“Comparing Navy Yard of today to Navy Yard of two years ago — today’s neighborhood is much more livable,” said David Garber, the advisory neighborhood commissioner for a portion of Navy Yard. He pointed to the new Canal Park that stitches together the east and west sides of the neighborhood and the kayak rental place on Potomac Ave and 1st.

“One big success over the past two years has been the growth of local businesses in the neighborhood,” he said. “Although we’re mostly new construction, it isn’t just national chains going in.”

Jair Lynch, 42, is a D.C. native and a developer in the District. He sees the area, officially known as the Capitol Riverfront, as a place that has all the ingredients to be a destination of its own.

“I think the momentum around the demographics [has] helped developers to be more thoughtful about creating longevity,” he said of the thousands of people arriving in Washington every year.

“Because I think when there was nothing there and it was all used car lots 10 years ago, it was about, ‘Let’s just create a festival,’ because that’s the only way we’ll attract,” Lynch added.

His company just bought a parcel of land adjacent to the Half Street SE Metro exit.

“I think now, you don’t have to think that way,” he said. “It’s matured enough to where you can say, ‘Let’s just create authenticity. Let’s create a place that’s neighborhood-based first but expandable for large events.’ ”

Older businesses ‘hanging in’

But behind the shiny high-
rises and manicured parks, there are older businesses that hope to remain and capi­tal­ize on the evolving neighborhood. On L Street SE, tucked between two apartment buildings and across the street from a taxi depot is a little two-story walk-up. That’s where Ann’s Beauty Supply and Wigs Co. sits in the shadows of the fast-driving development.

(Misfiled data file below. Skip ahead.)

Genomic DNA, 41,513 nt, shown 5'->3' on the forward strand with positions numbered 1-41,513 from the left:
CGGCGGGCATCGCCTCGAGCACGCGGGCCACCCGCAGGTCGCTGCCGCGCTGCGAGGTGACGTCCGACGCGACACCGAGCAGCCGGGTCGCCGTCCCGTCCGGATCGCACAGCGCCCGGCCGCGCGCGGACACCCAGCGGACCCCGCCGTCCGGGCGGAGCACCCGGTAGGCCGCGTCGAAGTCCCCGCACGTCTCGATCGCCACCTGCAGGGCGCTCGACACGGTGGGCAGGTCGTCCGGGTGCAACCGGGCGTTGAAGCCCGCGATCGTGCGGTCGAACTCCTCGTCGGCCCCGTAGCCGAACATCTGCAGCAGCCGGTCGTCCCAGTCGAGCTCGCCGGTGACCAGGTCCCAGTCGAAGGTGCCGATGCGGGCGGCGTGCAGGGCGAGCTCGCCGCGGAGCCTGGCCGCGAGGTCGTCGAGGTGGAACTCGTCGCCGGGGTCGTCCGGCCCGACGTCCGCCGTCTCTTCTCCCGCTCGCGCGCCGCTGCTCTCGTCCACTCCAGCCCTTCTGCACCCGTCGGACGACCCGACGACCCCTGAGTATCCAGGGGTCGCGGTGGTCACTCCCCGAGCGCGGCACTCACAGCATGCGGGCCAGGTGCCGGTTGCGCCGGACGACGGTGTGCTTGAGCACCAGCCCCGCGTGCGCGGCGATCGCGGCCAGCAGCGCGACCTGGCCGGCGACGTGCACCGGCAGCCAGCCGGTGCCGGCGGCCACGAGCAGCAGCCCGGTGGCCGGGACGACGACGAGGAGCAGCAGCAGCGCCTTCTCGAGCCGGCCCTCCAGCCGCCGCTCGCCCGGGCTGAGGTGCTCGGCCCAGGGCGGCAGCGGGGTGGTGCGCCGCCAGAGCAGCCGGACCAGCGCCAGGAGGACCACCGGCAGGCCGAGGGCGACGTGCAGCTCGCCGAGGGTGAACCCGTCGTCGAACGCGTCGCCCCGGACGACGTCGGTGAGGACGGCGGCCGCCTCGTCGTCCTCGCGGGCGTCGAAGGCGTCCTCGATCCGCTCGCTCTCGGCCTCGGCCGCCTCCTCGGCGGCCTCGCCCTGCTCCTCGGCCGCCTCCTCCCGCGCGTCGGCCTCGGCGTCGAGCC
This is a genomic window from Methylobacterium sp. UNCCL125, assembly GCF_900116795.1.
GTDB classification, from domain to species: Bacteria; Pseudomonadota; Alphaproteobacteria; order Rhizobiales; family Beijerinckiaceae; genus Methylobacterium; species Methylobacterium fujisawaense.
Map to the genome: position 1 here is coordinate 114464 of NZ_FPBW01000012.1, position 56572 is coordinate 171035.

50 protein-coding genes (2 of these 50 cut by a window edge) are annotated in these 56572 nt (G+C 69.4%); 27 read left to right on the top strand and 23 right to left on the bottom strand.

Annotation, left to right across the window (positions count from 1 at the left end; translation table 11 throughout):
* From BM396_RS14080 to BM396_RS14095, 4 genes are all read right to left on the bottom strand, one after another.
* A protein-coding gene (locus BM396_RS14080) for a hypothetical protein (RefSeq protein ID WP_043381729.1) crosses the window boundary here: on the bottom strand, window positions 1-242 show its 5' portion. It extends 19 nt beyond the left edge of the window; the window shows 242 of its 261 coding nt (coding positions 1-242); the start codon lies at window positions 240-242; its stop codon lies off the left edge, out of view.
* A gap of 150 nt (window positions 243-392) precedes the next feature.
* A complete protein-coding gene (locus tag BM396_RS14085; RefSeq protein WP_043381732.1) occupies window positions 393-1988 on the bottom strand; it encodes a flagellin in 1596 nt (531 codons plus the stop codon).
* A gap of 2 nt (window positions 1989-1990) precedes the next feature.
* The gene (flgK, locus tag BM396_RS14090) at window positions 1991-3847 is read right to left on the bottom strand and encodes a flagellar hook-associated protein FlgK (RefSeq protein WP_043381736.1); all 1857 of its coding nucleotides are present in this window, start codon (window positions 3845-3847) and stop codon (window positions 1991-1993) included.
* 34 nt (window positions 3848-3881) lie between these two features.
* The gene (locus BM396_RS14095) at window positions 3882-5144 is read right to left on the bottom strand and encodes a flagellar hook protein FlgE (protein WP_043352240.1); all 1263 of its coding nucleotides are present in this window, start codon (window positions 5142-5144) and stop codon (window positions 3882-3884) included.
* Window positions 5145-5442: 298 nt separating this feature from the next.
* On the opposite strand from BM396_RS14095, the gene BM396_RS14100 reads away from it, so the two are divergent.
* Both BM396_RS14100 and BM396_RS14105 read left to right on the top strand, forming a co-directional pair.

Inside, owner Sok “Ann” Reed sits on a stepstool, waiting to buzz people in. Reed is from a generation of the District gone by. Her old shop used to be at the old Waterside Mall across South Capitol Street in Southwest. That gave way to development and she was forced to move. As a renter there, she made a decision.

“I was there 25 years. They renovated; I lost my spot,” Reed, 65, said matter-of-factly. “Only reason I bought this is because I didn’t want them to kick me out again. I’m having a little hard time, but I’m hanging in there.”

She says she’s been approached by developers inquiring about buying her place. But she sees no reason to sell. Her business put her three daughters through college, and even though it’s not great, there’s no reason to leave. After moving here decades ago, this is home.

“I’m not doing that great, but not that bad. But I’m here,” Reed says while a girl asks her mother for candy after school in the doorway. “I’ve worked for 40 years, six days a week. Even my children say, ‘Mom, you talk like a D.C. lady.’ Well, that’s all that I’ve learned, so it’s okay.”

But even for area natives who moved to Navy Yard, the feeling that it’s a transformed neighborhood is still taking some getting used to. Hilary Weckstein works in Bowie and bought a condominium at the Capitol Hill Tower before the ballpark was completed. A graduate of Langley High in Fairfax, she remembers the old days of her neighborhood.

“When I first moved there, I was thinking, oh, Delaware and K was where we went to buy pot in high school,” she said. “I don’t think that most people even remember that. But I don’t think about that anymore.”

Correction: Due to an editing error, a previous version of this story misidentified where Yards Park is in relation to Nationals Park. It is east of the stadium, not west.